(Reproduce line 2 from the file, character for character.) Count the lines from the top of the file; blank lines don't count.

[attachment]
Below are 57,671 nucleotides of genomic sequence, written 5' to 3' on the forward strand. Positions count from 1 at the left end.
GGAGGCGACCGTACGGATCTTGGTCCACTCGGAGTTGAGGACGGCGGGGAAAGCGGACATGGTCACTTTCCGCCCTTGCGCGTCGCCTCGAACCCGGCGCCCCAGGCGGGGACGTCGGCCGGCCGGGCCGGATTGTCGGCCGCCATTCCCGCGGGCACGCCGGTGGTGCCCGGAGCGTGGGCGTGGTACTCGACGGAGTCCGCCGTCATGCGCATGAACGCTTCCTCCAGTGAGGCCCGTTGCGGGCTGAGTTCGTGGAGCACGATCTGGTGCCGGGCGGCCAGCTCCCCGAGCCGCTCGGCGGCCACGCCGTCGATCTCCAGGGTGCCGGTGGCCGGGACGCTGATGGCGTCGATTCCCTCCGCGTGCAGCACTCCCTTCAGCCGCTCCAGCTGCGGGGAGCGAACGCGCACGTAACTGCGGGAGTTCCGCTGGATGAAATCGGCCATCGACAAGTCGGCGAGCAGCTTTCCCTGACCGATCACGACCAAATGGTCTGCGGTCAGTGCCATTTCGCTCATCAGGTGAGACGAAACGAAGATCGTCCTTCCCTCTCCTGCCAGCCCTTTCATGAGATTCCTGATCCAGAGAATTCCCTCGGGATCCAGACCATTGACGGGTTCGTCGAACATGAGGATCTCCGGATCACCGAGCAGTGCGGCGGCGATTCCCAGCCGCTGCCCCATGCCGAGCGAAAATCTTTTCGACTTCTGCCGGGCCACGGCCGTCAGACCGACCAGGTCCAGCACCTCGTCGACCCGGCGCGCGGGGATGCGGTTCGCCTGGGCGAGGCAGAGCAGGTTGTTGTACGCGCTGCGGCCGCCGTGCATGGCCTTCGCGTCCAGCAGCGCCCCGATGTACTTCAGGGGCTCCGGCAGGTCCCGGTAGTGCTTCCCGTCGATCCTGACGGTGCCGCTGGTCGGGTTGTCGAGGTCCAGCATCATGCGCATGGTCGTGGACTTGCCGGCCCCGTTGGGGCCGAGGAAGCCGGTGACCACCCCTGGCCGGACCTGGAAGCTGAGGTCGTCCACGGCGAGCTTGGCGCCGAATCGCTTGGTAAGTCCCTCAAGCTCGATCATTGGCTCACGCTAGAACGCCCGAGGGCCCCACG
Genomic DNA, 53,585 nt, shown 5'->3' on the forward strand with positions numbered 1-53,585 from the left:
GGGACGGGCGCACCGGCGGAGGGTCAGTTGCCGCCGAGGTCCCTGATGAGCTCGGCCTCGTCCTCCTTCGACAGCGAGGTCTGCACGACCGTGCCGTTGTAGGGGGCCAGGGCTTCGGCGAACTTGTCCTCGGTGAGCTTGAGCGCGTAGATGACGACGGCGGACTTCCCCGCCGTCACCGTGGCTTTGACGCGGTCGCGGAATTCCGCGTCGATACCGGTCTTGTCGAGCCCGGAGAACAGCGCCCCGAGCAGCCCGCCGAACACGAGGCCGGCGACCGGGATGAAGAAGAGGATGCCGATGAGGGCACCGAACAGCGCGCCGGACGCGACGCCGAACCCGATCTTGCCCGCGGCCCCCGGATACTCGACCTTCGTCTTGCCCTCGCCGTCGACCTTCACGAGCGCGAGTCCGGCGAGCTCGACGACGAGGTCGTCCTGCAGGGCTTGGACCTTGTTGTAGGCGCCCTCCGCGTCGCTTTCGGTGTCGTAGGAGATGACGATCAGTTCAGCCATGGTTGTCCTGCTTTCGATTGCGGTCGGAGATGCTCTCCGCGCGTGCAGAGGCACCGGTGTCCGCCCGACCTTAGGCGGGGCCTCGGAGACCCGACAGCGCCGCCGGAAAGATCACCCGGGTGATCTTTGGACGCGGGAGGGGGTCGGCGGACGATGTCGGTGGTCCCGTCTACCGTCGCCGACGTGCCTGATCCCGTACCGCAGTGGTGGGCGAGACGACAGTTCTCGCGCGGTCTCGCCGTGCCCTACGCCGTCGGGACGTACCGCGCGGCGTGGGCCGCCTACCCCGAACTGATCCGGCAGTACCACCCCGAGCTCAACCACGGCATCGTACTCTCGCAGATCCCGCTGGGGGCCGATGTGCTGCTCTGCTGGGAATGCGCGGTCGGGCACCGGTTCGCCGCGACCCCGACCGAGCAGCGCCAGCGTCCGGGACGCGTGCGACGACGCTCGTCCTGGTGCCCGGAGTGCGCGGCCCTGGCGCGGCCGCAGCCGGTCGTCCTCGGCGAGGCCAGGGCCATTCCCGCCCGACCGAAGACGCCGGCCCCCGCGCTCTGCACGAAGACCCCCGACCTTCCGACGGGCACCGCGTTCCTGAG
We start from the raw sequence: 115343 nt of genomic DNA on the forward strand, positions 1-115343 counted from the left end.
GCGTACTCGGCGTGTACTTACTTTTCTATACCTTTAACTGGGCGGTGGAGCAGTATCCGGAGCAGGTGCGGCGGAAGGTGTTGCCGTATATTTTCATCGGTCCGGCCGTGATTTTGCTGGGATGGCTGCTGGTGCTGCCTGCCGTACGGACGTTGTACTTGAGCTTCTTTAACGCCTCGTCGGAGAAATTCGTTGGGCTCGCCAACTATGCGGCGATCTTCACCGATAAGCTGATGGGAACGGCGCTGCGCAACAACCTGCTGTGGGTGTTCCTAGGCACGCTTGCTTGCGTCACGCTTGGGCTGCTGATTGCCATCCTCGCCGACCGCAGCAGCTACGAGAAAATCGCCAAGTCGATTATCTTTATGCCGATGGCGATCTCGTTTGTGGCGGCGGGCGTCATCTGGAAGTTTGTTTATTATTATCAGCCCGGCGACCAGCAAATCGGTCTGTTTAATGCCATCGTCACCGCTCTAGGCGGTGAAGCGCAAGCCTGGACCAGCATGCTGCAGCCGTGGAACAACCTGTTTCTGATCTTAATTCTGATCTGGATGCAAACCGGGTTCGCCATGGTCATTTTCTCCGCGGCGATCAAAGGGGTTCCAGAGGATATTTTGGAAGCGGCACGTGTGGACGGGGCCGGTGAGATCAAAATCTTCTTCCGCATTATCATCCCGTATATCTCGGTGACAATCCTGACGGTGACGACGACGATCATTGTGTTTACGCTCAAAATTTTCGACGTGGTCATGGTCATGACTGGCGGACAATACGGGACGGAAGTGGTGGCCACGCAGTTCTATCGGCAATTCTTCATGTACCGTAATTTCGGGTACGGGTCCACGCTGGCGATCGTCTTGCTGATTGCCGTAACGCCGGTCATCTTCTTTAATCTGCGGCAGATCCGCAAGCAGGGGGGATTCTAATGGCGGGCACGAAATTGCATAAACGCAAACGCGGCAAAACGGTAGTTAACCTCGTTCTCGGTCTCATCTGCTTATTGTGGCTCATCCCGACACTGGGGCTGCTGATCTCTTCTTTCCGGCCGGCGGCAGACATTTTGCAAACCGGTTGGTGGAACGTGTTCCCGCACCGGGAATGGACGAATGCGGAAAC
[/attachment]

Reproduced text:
GGAGGCGACCGTACGGATCTTGGTCCACTCGGAGTTGAGGACGGCGGGGAAAGCGGACATGGTCACTTTCCGCCCTTGCGCGTCGCCTCGAACCCGGCGCCCCAGGCGGGGACGTCGGCCGGCCGGGCCGGATTGTCGGCCGCCATTCCCGCGGGCACGCCGGTGGTGCCCGGAGCGTGGGCGTGGTACTCGACGGAGTCCGCCGTCATGCGCATGAACGCTTCCTCCAGTGAGGCCCGTTGCGGGCTGAGTTCGTGGAGCACGATCTGGTGCCGGGCGGCCAGCTCCCCGAGCCGCTCGGCGGCCACGCCGTCGATCTCCAGGGTGCCGGTGGCCGGGACGCTGATGGCGTCGATTCCCTCCGCGTGCAGCACTCCCTTCAGCCGCTCCAGCTGCGGGGAGCGAACGCGCACGTAACTGCGGGAGTTCCGCTGGATGAAATCGGCCATCGACAAGTCGGCGAGCAGCTTTCCCTGACCGATCACGACCAAATGGTCTGCGGTCAGTGCCATTTCGCTCATCAGGTGAGACGAAACGAAGATCGTCCTTCCCTCTCCTGCCAGCCCTTTCATGAGATTCCTGATCCAGAGAATTCCCTCGGGATCCAGACCATTGACGGGTTCGTCGAACATGAGGATCTCCGGATCACCGAGCAGTGCGGCGGCGATTCCCAGCCGCTGCCCCATGCCGAGCGAAAATCTTTTCGACTTCTGCCGGGCCACGGCCGTCAGACCGACCAGGTCCAGCACCTCGTCGACCCGGCGCGCGGGGATGCGGTTCGCCTGGGCGAGGCAGAGCAGGTTGTTGTACGCGCTGCGGCCGCCGTGCATGGCCTTCGCGTCCAGCAGCGCCCCGATGTACTTCAGGGGCTCCGGCAGGTCCCGGTAGTGCTTCCCGTCGATCCTGACGGTGCCGCTGGTCGGGTTGTCGAGGTCCAGCATCATGCGCATGGTCGTGGACTTGCCGGCCCCGTTGGGGCCGAGGAAGCCGGTGACCACCCCTGGCCGGACCTGGAAGCTGAGGTCGTCCACGGCGAGCTTGGCGCCGAATCGCTTGGTAAGTCCCTCAAGCTCGATCATTGGCTCACGCTAGAACGCCCGAGGGCCCCACG